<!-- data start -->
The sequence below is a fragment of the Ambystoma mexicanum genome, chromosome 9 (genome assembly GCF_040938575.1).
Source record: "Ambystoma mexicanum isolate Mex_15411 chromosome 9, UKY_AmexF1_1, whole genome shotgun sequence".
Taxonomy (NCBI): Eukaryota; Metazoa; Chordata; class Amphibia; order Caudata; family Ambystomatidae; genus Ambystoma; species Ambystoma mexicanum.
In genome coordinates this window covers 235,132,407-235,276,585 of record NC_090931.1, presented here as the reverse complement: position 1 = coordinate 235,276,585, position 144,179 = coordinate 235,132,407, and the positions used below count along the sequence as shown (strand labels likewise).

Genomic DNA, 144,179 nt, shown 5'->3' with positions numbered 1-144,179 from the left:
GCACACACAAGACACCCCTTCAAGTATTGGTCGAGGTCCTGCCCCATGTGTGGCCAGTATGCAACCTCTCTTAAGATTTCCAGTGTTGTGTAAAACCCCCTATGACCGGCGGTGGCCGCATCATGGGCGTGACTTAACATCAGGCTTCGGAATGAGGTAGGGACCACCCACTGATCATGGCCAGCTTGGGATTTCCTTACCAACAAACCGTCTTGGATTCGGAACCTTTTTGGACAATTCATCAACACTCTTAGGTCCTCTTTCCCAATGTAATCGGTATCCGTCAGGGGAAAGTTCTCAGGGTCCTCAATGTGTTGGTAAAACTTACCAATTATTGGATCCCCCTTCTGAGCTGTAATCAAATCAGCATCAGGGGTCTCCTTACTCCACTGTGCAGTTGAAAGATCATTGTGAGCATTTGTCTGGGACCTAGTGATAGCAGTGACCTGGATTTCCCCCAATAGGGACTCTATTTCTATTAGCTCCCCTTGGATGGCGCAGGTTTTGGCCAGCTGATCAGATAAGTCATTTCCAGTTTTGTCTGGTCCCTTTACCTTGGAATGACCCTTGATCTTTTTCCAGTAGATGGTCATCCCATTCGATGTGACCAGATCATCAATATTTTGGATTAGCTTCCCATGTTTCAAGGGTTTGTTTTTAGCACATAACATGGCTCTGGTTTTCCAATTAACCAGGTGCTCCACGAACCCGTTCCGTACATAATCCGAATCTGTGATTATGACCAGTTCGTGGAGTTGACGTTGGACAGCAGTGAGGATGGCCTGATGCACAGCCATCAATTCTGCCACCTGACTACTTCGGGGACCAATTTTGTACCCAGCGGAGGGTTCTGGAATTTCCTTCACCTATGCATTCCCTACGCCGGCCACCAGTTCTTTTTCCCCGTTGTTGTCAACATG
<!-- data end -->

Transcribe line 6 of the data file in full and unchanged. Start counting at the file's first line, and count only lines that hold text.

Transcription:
GCACACACAAGACACCCCTTCAAGTATTGGTCGAGGTCCTGCCCCATGTGTGGCCAGTATGCAACCTCTCTTAAGATTTCCAGTGTTGTGTAAAACCCCCTATGACCGGCGGTGGCCGCATCATGGGCGTGACTTAACATCAGGCTTCGGAATGAGGTAGGGACCACCCACTGATCATGGCCAGCTTGGGATTTCCTTACCAACAAACCGTCTTGGATTCGGAACCTTTTTGGACAATTCATCAACACTCTTAGGTCCTCTTTCCCAATGTAATCGGTATCCGTCAGGGGAAAGTTCTCAGGGTCCTCAATGTGTTGGTAAAACTTACCAATTATTGGATCCCCCTTCTGAGCTGTAATCAAATCAGCATCAGGGGTCTCCTTACTCCACTGTGCAGTTGAAAGATCATTGTGAGCATTTGTCTGGGACCTAGTGATAGCAGTGACCTGGATTTCCCCCAATAGGGACTCTATTTCTATTAGCTCCCCTTGGATGGCGCAGGTTTTGGCCAGCTGATCAGATAAGTCATTTCCAGTTTTGTCTGGTCCCTTTACCTTGGAATGACCCTTGATCTTTTTCCAGTAGATGGTCATCCCATTCGATGTGACCAGATCATCAATATTTTGGATTAGCTTCCCATGTTTCAAGGGTTTGTTTTTAGCACATAACATGGCTCTGGTTTTCCAATTAACCAGGTGCTCCACGAACCCGTTCCGTACATAATCCGAATCTGTGATTATGACCAGTTCGTGGAGTTGACGTTGGACAGCAGTGAGGATGGCCTGATGCACAGCCATCAATTCTGCCACCTGACTACTTCGGGGACCAATTTTGTACCCAGCGGAGGGTTCTGGAATTTCCTTCACCTATGCATTCCCTACGCCGGCCACCAGTTCTTTTTCCCCGTTGTTGTCAACATG